Principle Investigator: Dr Sally Day, Electronic and Electrical Engineering, UCL.

Co-Investigator: Prof Sandy Black, London College of Fashion; Thomas Gilbert, PhD student Electronic and Electrical Engineering

This collaboration will examine the best conductors to incorporate in different types of fabrics, and how printable conductive materials can be used in dance costumes and other stretchable materials.

The project will involve the fabrication of a demonstrator of a sensor network that will be used to initiate discussions with a number of potential stakeholders including those in the field of dance and healthcare. The sensors will help to obtain data that will be useful for performance but also aiding physiotherapists who work with dancers. It is anticipated that the results will also have broader healthcare applications, including general physiotherapy and movement disorders.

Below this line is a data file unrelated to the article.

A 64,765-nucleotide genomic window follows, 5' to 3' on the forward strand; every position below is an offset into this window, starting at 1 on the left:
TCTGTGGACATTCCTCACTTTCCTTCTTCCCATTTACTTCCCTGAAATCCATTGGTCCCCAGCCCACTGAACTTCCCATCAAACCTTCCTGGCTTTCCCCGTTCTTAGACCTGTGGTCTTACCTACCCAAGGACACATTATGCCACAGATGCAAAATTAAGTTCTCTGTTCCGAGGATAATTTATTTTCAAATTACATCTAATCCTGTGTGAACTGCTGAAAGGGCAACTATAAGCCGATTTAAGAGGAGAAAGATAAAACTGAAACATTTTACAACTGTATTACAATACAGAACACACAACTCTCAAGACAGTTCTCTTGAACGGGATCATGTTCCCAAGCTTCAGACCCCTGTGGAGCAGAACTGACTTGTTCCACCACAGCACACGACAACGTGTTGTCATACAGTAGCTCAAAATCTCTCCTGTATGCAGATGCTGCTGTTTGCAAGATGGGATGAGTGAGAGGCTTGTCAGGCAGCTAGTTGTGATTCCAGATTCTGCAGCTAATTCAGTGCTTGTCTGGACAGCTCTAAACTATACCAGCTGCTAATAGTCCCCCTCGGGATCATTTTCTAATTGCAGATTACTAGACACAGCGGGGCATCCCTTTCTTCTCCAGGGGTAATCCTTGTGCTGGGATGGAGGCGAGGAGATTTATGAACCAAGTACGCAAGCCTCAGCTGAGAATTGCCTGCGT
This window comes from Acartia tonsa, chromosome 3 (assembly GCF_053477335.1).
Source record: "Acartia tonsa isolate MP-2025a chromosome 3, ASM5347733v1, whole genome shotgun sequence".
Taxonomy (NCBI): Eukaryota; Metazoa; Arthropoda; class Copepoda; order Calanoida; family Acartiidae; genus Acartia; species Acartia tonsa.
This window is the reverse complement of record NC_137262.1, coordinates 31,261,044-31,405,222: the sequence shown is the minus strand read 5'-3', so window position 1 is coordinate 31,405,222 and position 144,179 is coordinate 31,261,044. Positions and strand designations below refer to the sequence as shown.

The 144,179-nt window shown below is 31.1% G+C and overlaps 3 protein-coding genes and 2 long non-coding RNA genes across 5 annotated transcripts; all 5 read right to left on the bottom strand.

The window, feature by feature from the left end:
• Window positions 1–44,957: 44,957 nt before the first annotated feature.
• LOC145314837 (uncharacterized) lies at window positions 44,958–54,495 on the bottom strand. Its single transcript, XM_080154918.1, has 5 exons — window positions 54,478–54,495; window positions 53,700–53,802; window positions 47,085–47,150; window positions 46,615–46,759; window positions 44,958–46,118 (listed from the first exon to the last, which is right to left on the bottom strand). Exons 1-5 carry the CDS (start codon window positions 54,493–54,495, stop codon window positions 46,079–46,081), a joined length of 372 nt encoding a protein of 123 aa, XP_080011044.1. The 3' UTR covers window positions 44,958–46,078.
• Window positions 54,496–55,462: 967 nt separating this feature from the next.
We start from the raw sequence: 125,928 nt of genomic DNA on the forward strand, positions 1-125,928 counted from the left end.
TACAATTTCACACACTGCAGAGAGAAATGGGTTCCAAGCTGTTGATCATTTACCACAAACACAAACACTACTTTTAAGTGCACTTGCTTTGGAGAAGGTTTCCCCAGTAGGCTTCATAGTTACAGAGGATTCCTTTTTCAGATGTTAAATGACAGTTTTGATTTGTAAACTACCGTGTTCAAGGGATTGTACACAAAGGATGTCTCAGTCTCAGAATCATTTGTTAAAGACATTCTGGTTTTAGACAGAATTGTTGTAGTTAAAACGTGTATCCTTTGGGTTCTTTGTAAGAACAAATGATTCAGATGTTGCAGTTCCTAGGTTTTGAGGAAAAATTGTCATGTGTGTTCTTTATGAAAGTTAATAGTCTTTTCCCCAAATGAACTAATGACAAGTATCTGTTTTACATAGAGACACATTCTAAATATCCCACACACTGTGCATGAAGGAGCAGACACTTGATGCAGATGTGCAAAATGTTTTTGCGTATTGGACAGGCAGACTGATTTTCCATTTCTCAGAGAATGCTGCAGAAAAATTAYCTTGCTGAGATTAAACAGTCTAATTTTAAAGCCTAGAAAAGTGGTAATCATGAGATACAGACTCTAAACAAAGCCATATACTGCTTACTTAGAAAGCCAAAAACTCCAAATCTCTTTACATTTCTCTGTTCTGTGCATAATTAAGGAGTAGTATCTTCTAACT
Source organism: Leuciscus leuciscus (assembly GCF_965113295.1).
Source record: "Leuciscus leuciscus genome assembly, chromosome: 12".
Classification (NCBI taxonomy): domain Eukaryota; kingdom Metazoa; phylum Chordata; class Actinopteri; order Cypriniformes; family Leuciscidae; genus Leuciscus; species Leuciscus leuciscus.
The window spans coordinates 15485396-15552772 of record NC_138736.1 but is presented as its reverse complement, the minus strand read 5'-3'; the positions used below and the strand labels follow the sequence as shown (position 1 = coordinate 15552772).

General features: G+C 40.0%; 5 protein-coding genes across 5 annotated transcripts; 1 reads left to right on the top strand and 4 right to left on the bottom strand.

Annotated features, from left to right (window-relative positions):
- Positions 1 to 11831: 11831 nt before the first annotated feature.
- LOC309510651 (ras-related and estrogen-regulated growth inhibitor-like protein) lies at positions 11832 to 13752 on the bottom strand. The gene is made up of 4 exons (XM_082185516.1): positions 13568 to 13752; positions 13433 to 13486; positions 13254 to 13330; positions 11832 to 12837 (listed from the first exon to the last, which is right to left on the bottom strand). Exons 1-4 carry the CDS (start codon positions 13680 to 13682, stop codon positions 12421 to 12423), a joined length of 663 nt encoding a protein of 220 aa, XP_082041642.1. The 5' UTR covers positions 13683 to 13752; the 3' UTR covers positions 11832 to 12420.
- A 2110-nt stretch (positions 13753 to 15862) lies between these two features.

4. “3D Printing of metal for prosthetics”

Principle Investigator: Elliott Magee, MPhil Medical Physics and Biomedical Engineering, UCL

Co-Investigator: Dr Graham Pullin, Duncan of Jordanstone College of Art and Design, Dundee University

This pilot study aims to test the feasibility of using an alternative printer to 3D print metals in a cheaper way than is currently available. It is anticipated that finding a cheaper alternative would be hugely beneficial in the making of prosthetics as it would expand the palette of metals and alloys available, which will allow for improved bespoke fabrication.